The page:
‘Generally, what I want, as a promoter, is a “headline”,’ he explained over lunch the following day. ‘Last night with 12 Ensemble, it was Max Richter; in the summer it was Shostakovich’s Chamber Symphony. It’s not that I don’t want people to listen to the other things, but it helps to have a focal point: either an artist or a composer or a piece of music. You have to be clear on that to get the message across because people tend to make quick, instinctive decisions, and somehow you have to press the right button.’
The ensemble had ended their programme with the much shorter, much more intimate On the Nature of Daylight (2003). Although this is arguably Richter’s most widely recognised music, it perhaps went against convention to finish with a work requiring only a quarter of the total ensemble. The fact, however, that the other players took the time and trouble to depart the stage served to emphasise that the piece was not an afterthought, but was intended as six or seven minutes of serious reflection after Richter’s playful take on Vivaldi.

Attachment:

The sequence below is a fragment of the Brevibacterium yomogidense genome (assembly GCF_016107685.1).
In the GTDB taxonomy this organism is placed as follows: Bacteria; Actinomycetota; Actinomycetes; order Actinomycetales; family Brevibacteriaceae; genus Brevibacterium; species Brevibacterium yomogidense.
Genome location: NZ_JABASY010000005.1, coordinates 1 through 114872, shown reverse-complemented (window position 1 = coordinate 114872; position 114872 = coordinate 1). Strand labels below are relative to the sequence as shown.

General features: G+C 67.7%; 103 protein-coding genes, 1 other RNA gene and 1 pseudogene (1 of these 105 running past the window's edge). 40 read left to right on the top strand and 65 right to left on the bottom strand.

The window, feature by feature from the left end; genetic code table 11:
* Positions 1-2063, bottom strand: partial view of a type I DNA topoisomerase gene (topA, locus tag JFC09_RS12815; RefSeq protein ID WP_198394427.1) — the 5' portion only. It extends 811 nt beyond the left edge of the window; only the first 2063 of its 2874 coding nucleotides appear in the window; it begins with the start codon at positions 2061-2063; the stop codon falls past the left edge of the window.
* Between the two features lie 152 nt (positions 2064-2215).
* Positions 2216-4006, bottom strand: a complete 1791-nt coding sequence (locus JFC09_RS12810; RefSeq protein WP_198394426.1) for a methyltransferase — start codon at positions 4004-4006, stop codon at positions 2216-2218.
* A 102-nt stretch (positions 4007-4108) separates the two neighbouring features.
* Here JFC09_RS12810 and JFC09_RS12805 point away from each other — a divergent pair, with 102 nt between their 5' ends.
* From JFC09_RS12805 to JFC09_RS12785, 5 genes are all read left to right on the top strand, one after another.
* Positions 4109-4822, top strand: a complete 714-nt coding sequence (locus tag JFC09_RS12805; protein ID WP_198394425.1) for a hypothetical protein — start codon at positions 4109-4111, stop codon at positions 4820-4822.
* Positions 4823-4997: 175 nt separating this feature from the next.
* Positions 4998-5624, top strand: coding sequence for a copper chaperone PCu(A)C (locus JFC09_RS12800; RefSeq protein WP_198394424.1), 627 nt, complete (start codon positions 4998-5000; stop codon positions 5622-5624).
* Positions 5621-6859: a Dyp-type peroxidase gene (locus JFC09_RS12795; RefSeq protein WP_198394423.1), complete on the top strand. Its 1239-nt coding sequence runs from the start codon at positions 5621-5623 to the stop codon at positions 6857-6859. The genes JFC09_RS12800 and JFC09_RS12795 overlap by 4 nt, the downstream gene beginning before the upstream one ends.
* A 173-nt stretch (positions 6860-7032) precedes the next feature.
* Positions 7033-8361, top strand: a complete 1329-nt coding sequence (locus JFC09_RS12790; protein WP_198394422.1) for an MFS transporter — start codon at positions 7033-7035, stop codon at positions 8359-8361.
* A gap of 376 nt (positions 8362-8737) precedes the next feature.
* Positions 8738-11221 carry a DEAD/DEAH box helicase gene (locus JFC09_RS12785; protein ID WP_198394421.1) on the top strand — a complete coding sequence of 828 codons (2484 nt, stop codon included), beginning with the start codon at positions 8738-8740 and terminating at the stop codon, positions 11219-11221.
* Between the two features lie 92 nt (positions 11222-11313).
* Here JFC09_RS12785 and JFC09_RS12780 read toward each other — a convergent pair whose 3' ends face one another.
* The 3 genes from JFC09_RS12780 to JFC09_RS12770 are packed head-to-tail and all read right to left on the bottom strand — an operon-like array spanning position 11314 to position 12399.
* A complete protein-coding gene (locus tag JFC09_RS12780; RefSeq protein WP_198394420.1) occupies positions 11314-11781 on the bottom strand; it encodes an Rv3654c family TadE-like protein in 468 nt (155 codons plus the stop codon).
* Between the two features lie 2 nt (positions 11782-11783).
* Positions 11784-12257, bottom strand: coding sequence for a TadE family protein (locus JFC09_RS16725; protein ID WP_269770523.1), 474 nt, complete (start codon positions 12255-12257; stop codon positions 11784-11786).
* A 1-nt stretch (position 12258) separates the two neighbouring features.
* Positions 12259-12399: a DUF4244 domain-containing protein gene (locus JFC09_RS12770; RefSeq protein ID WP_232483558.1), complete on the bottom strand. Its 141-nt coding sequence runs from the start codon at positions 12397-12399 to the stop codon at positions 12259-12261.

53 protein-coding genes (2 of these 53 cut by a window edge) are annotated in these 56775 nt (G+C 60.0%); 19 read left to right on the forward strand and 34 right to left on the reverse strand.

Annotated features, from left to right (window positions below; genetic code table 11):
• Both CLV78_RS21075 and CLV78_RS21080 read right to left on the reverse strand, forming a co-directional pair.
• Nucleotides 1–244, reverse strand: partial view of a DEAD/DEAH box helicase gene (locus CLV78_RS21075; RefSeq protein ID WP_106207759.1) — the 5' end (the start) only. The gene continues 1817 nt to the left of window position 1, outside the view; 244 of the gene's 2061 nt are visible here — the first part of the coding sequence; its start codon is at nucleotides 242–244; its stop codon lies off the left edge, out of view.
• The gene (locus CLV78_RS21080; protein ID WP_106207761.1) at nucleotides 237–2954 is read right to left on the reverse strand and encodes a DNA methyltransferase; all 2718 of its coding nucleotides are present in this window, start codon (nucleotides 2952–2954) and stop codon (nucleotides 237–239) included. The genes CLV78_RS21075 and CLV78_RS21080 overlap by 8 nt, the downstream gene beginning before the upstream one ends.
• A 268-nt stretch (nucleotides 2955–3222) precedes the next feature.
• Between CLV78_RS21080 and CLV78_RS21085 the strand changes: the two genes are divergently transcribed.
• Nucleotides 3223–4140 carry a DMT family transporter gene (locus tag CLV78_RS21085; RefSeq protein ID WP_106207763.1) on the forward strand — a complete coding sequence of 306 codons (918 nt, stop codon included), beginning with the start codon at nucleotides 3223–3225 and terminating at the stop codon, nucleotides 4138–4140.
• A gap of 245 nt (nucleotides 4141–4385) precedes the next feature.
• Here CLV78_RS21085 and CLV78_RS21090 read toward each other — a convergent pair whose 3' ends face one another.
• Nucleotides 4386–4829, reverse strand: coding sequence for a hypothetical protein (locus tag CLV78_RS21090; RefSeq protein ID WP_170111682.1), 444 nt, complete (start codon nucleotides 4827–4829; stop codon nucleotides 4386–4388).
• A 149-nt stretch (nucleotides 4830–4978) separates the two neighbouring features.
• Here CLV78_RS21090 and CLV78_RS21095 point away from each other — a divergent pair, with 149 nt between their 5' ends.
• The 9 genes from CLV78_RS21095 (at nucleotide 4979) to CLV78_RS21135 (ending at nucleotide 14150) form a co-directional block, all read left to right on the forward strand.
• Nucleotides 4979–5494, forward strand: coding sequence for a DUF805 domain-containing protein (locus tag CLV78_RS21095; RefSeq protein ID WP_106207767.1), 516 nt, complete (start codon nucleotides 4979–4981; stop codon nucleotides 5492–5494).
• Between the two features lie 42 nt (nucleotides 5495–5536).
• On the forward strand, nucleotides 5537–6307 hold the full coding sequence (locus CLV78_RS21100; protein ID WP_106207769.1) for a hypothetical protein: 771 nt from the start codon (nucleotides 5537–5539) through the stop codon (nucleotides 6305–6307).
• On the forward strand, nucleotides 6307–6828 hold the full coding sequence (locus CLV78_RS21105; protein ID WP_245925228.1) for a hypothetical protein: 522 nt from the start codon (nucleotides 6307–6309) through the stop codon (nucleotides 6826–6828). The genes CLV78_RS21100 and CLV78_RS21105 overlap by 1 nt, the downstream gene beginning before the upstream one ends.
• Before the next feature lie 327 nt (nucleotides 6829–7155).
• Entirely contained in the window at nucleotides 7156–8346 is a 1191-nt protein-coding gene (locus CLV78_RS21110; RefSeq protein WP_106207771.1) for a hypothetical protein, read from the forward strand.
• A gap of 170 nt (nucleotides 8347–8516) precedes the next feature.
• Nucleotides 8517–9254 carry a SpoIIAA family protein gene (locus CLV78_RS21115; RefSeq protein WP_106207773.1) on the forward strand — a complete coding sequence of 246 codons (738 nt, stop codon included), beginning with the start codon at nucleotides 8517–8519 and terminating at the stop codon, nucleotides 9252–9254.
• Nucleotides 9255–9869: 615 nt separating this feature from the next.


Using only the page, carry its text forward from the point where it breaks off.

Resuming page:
In any case, Lee was very happy to tinker with formats, the customary concert interval being a particular target, for reasons partly artistic and partly practical, surrounding timings and the logistics of running a bar in ill-equipped settings. ‘I quite like the idea of a single arc, musically.’ And so it was that, nine days later and at Lee’s request, the Takács Quartet presented a full recital of Haydn op.20 no.5, Janáček’s ‘Intimate Letters’, then Beethoven’s op.132 with only a few minutes’ breather before it. Their ‘Heiliger Dankgesang’ was simply thankful rather than overdone in its piety.
They played masked throughout, too, and by choice, aware that it would be a big audience coming to hear them and that the West Road auditorium leaves little separation between players and public. The masks, however, did not prevent first violinist Edward Dusinberre, microphone in hand, from making some introductions and revealing that the concert was a little homecoming for him. The British violinist, along with his family, had moved to Cambridge as a child not long after the hall’s completion; he recalled school concerts there, paying tribute not only to his music teacher at Chesterton Community College but to the work of music educators generally. If the noises of approval in the auditorium were anything to go by, the CMF audience, however atypical, certainly does cherish its own musical education.